However, this is not the common LA experience. Most people who live and work here spend their time driving. Driving home, driving to a bar, driving downtown, driving, driving, driving. You cannot get around the city without a car, and the temperatures in traffic are not 75. While there is a slight breeze, usually you are getting a giant wiff of pollution, not seasalt.
On my second day of shooting with a real film crew, I had my first "real" LA day. My boyfriend Peter is directing a short film, which is an adaptation of the first story in James Joyce's The Dubliners, a novel of short stories. Peter is modifying The Sisters, a story about the death of a boy's childhood father figure, into a modern film.
My job on set was "The Muscle". Put up lights, carry camera equipment, assist the cameraman, change lenses, run extention cords, and distract the director by cracking jokes between takes. ( P.S. It was absolutely fantastic. I am in love with the entire film process.) Often times I was running to pick up something we had forgotten. Like lunch. Sitting in traffic, and sweating in the sun, I began to smile. Letting this unique LA experience set in. This is how the locals do it, I thought. And then, in my daydream and quintessential rush to get to my destination, I didn't see the cars stopping and hit the elderly couple in front of me.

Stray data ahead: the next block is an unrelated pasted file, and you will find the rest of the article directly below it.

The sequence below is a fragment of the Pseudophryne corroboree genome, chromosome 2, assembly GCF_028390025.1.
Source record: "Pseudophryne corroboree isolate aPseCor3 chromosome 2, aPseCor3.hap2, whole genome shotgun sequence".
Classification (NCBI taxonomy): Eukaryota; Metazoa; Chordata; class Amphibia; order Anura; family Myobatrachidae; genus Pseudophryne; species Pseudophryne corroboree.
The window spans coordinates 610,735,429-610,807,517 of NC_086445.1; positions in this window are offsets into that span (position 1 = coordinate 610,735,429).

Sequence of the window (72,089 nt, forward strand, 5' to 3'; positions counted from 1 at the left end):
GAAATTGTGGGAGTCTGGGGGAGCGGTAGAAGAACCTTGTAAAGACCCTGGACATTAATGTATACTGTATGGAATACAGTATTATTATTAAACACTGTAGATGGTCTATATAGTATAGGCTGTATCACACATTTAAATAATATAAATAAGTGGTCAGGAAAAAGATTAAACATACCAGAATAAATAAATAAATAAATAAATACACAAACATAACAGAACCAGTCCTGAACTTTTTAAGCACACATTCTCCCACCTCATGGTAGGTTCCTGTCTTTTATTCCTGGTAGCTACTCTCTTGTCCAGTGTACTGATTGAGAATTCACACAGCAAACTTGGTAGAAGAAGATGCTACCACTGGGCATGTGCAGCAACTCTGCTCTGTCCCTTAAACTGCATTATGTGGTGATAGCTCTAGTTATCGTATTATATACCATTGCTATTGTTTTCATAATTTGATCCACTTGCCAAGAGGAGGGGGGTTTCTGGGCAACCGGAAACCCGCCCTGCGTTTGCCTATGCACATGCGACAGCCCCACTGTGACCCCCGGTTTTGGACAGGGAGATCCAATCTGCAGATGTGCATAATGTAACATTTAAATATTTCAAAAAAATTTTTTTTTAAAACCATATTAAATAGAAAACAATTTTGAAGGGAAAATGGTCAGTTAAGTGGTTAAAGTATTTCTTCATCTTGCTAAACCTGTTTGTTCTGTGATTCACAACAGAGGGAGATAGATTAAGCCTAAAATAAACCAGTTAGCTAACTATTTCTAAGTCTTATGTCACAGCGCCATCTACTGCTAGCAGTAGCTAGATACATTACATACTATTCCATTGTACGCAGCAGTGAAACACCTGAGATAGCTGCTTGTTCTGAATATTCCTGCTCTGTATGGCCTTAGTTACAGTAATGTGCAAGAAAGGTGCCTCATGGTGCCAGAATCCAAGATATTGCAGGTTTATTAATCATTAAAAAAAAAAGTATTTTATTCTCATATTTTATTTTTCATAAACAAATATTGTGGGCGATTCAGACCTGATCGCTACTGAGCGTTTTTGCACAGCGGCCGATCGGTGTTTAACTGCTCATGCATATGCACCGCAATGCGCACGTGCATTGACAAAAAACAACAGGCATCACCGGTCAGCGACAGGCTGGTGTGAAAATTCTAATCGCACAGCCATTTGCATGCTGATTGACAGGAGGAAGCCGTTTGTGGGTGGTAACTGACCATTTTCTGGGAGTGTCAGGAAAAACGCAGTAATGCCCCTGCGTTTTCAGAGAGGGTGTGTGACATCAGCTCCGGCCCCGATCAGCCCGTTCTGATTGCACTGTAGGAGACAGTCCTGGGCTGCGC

Welcome to Los Angeles.